" Take nothing but memories, leave nothing but foot prints "- The Himalayan Kingdom of BHUTAN -
MEMORIAL Chorten/Stupa: This stupa was built in 1974 in the memory of Bhutan’s third King, His Late Majesty, King Jigme Dorji Wangchuck, who is popularly regarded as the Father of Modern Bhutan. The paintings and statues inside the monument provide a deep insight into Buddhist philosophy.
TASHICHHO Dzong: Also known as ” fortress of the glorious religion”, the Dzong was initially erected in 1641 and rebuilt by King Jigme Dorji Wangchuck in 1965. Tashichhodzong houses the main secretariat building and the central monk body. It is open to visitors during Thimphu Tshechu and when the monk body moves to warmer Punakha in the winter months.
SEMTOKHA Dzong: Five miles from Thimphu, on a lofty ridge stands Simtokha Dzong, built in 1627 by Shabdrung Ngawang Namgyal. The oldest fortress of the Kingdom, it now houses the School for Buddhist studies.
NATIONAL Library: The history of Bhutan lies imprinted in archaic texts which are preserved at the National Library. Besides thousands of manuscripts and ancient texts, the library also has modern academic books and printing blocks for prayer flags.
PAINTING School: This School teaches the techniques of traditional paintings. On a visit one can actually see students at work producing intricate design on cloth.
TRADITIONAL Medicine Institute: In Bhutan, equal emphasis is given to both allopathic and traditional medicines. The rich herbal medicines abundant in Kingdom are prepared here. The Institute also imparts the art of herbal medicines to would be practitioners.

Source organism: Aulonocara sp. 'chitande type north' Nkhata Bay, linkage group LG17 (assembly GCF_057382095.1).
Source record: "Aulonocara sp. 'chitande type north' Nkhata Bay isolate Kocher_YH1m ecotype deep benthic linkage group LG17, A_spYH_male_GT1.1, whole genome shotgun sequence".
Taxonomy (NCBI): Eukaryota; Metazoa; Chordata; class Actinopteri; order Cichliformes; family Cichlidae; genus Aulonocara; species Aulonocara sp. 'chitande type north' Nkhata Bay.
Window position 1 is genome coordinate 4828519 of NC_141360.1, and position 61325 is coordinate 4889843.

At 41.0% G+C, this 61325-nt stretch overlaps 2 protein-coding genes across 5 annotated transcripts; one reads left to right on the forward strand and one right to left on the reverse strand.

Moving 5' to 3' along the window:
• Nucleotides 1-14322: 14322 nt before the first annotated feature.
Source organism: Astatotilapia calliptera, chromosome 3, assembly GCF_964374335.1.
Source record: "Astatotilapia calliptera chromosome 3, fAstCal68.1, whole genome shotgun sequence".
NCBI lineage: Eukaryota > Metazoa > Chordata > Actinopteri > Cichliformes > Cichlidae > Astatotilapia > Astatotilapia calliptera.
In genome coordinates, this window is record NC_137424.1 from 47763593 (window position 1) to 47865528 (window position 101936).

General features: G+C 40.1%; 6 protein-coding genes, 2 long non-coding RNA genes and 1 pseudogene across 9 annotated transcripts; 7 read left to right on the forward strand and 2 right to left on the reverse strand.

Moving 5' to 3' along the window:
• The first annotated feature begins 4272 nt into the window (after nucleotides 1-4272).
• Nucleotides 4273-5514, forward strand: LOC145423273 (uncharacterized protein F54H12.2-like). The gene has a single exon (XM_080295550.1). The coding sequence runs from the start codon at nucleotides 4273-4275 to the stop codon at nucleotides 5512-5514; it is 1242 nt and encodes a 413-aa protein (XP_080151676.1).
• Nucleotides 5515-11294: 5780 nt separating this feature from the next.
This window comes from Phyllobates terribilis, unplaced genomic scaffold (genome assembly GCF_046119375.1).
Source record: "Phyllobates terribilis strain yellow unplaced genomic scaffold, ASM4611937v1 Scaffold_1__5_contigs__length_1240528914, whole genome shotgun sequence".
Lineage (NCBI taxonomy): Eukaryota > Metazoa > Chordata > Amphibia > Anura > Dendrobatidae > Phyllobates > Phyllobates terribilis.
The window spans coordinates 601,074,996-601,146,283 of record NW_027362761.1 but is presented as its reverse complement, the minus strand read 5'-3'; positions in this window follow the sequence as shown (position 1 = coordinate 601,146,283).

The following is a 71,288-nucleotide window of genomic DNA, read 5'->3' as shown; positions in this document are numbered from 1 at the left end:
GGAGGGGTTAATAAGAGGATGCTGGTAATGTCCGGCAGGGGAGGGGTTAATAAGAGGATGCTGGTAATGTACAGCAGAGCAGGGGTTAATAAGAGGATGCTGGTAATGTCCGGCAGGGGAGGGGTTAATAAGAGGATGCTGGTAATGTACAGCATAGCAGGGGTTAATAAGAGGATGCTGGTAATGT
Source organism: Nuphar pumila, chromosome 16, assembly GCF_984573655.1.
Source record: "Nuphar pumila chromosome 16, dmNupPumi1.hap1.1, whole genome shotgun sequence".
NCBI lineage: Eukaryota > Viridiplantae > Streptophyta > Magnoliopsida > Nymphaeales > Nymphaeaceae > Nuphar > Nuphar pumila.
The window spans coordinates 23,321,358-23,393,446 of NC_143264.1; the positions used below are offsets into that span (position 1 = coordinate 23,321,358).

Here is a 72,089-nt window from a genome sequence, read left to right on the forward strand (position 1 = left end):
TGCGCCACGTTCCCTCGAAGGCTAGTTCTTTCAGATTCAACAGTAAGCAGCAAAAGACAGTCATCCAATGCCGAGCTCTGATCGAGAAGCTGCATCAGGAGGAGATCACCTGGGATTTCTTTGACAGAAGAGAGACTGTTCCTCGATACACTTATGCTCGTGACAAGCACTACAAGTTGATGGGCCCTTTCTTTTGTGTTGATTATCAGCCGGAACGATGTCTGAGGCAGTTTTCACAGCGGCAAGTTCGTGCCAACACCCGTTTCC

HANDICRAFTS Emporium: There are various Handicrafts Emporium in town such as Government owned Emporium and other private Handicrafts, displaying wide assortment of beautifully hand-woven and crafted products.
ZANGTHO PELRI Lhakhang: Dasho Aku Tongmi, a musician who composed Bhutan’s national anthem, built this chapel in 1990s. The country’s tallest lhakhang, it is replica of Guru Rinpoche’s celestial abode.
WEEKEND MARKET: Every Saturday and Sunday most of the Thimphu’s scant population and many valley duelers congregate on the banks of the river where the weekend market is held. It is an interesting place to visit and provides opportunity to mix up with the local people.
TANGO GOEMBA or MONASTERY, the famous Tango monastery in Thimphu derived its name from a deity. The word Tango literally means ‘horse head’. It is derived from the deity Tandin (Hayagriva), which is represented as horse – headed. In 1222, when Phajo Drugom Zhigpo was teaching in Dodeyna, he heard the neighing of a horse from the direction of Tango. On approaching the place, he saw a cliff (behind the monastery) believed to be the body of deity Tandin in flames. The deity appeared before him and prophesied that Phajo would build a meditation centre in Tango and lay foundations for the Drukpa Kagyud school in Bhutan. It’s an hour and half hike (to and fro). The present building was built in the 15th century by the divine madman “Drukpa Kunley”. In 1616 Shabdrung Nawang Namyal visited Tango Goemba and meditated in a cave nearby. The head lama, a descendent of Lama Drukpa Kunley, presented the Goemba to the Shabdrung, who carved a sandalwood statue of Chenresig, which he installed in the monastery.
CHERI MONASTERY is an hour and half hike (to and fro) Shabdrung Nawang Namgyal built this monastery in 1620 and established the first monk body here. A silver chorten inside the monastery holds the ashes of the Shabdrung’s father